A prosecutor in Atlanta has spent considerable time weighing whether or not Donald Trump and others have committed crimes by trying to force Georgia officials to overturn President Joe Biden’s election victory. Now Fani Willis, the District Attorney for Fulton County, said a decision on whether to bring charges could come as early as the first half of this year, ABC News  reports.
In an interview with the Associated Press last week, Willis said that her team is making steady progress. She indicated she’s considering calling for a special grand jury with subpoena power to aid the investigation.
“I believe in 2022 a decision will be made in that case,” Willis told ABC News. “I certainly think that in the first half of the year that decisions will be made.”
But Willis mentioned she hasn’t implemented deadlines for her staff and is urging them to be thorough in their examination.
She’s put together a team of fewer than 10 people — lawyers, investigators, and a legal assistant. Each, she noted, is primarily focused on this case and can consult outside lawyers who are well-versed in certain areas of law.
And Willis certainly sounds like she knows what she’s doing.
“We’re going to get just the facts, get the law, be very methodical, very patient and, in some extent, unemotional about this quest for justice,” she said.
Willis had no comments about the specifics. She did, however, confirm that the scope of the investigation includes — but isn’t limited to — the phone call on Jan. 2, 2021, between then-president Trump and Georgia Secretary of State Brad Raffensperger, a Nov. 2020 phone call between Republican Sen. Lindsay Graham (South Carolina) and Raffensperger, the sudden resignation of the U.S. attorney in Atlanta in early January 2021. Willis and her team are also reviewing comments made during a December 2020 legislative committee hearing on the election.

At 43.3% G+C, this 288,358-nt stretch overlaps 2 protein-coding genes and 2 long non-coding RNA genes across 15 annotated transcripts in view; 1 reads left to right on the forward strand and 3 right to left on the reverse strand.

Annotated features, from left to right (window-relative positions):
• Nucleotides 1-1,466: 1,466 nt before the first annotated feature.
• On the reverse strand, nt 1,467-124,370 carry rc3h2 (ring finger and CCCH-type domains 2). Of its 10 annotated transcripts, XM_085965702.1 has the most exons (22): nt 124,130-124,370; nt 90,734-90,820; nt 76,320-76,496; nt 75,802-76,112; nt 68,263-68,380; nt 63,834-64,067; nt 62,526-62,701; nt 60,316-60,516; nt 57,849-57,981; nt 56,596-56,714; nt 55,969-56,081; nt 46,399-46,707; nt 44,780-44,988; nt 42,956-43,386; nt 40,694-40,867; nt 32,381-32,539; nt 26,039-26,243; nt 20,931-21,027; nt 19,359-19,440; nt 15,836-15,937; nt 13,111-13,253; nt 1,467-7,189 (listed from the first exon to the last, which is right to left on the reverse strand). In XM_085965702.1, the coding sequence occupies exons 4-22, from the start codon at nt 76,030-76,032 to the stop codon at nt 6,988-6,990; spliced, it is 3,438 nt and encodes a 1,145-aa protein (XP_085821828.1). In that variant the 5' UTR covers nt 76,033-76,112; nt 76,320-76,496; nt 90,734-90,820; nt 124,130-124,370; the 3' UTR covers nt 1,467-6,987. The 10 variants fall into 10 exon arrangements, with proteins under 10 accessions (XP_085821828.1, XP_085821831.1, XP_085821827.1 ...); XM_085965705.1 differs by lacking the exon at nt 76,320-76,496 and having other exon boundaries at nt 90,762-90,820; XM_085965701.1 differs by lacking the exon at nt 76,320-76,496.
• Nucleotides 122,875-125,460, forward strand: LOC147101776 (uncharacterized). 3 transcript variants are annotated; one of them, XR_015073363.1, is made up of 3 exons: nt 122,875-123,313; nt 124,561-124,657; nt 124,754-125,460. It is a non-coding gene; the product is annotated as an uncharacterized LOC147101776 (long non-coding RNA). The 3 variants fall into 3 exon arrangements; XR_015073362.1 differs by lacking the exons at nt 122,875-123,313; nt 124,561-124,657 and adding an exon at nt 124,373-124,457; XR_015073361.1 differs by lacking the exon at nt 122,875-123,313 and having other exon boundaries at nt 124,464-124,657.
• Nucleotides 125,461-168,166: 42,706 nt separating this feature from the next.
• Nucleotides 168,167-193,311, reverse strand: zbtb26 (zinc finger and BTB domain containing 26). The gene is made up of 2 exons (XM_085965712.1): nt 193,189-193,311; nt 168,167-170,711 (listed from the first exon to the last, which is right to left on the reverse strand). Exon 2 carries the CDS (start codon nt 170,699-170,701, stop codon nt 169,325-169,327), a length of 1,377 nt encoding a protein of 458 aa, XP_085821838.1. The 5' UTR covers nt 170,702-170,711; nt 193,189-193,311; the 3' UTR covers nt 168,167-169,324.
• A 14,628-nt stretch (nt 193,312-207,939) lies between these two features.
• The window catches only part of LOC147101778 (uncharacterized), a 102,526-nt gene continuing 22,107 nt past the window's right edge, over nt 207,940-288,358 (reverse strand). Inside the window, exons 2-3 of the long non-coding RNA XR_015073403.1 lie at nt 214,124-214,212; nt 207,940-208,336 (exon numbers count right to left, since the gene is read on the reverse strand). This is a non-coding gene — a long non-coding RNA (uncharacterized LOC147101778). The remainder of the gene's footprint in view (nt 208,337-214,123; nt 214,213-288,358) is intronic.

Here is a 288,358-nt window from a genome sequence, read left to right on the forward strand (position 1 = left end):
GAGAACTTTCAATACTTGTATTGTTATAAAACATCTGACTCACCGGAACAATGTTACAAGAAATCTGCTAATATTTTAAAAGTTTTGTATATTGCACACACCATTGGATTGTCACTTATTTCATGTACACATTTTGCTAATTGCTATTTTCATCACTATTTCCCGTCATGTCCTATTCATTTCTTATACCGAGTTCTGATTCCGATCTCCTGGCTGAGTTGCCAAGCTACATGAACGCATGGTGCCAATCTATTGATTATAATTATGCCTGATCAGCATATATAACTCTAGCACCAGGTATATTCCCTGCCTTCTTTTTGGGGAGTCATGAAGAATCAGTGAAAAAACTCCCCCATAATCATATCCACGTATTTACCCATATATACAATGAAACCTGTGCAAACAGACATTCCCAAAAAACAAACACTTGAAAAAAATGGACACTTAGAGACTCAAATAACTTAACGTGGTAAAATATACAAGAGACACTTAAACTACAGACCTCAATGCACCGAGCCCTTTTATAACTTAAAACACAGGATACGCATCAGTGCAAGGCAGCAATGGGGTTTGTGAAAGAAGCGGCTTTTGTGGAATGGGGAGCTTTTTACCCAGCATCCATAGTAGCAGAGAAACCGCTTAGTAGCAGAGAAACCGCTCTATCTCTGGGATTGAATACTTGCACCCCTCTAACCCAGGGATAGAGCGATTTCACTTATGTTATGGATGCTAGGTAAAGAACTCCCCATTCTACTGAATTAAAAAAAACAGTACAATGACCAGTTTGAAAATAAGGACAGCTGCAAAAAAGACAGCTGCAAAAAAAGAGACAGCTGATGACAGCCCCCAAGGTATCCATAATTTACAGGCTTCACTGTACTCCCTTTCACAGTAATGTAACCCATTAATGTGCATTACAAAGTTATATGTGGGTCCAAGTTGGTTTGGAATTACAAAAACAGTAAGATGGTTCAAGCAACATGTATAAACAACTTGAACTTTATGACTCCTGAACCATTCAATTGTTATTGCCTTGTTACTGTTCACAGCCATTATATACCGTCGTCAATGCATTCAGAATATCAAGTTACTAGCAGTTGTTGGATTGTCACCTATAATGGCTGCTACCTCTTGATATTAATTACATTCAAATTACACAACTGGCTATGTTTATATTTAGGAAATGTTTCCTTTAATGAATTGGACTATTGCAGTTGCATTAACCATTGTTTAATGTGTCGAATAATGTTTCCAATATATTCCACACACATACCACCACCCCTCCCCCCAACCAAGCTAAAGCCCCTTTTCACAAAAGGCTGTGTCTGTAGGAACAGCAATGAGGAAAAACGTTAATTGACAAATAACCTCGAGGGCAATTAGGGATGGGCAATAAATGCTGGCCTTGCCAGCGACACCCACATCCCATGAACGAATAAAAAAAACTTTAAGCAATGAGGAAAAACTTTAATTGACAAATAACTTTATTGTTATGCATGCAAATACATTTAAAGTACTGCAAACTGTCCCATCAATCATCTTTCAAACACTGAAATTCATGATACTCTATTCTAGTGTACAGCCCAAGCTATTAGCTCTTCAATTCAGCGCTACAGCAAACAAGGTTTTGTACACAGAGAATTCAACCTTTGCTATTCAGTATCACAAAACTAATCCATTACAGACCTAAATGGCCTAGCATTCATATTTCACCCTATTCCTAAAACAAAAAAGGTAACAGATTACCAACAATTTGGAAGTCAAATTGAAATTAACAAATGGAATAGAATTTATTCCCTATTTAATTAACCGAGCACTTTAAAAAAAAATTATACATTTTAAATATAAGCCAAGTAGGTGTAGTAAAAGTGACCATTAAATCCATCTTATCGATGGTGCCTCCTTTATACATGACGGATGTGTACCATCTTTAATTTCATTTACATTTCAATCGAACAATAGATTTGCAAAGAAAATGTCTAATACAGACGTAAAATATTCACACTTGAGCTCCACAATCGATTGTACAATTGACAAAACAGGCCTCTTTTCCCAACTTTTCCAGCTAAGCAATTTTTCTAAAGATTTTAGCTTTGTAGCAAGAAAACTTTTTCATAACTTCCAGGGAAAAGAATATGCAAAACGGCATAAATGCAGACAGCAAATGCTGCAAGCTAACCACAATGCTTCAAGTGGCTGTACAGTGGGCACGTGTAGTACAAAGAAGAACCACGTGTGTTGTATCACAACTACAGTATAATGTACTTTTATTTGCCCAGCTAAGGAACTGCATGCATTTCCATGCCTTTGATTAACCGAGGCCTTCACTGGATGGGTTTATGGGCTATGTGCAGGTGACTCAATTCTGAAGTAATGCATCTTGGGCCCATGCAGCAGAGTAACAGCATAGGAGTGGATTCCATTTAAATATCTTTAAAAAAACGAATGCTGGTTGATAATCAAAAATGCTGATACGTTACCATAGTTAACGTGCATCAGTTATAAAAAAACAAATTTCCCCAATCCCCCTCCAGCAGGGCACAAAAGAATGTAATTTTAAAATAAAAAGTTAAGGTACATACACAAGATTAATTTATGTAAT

And of course, Willis’ inquiry isn’t the only state criminal investigation surrounding Trump that’s going on. New York prosecutors have subpoenaed Trump, his eldest son Donald Trump Jr., and eldest daughter Ivanka Trump as they investigate the former president’s business dealings.
As you might expect, a spokesman for Trump is dismissing the Fulton investigation by using one of Trump’s favorite terms — describing it as a politically motivated “witch hunt,” after it became public in February when Willis instructed Georgia’s top elected officials to preserve records related to the general election. Of particular interest to her are documents that show any evidence of attempts to influence election officials.
Per ABC News, the probe includes “potential violations of Georgia law prohibiting the solicitation of election fraud, the making of false statements to state and local government bodies, conspiracy, racketeering, violation of oath of office and any involvement in violence or threats related to the election’s administration,” the letters said.
Willis hasn’t decided yet whether to ask the chief judge of the Fulton County Superior Court to gather a grand jury. Willis notes that she herself could decide whether she has enough evidence and witnesses willing to speak to her team to make an indictment, she said a special grand jury can be instrumental in compelling people who may otherwise refuse to speak without a subpoena.
“I like investigations to be complete and so we probably would move in the direction of a special grand jury,” Willis said.
I’m glad this woman is on the case. She sounds tough and fearless, but even so, it’s anyone’s guess how this will turn out. Kudos to Willis for giving it a good try, anyway.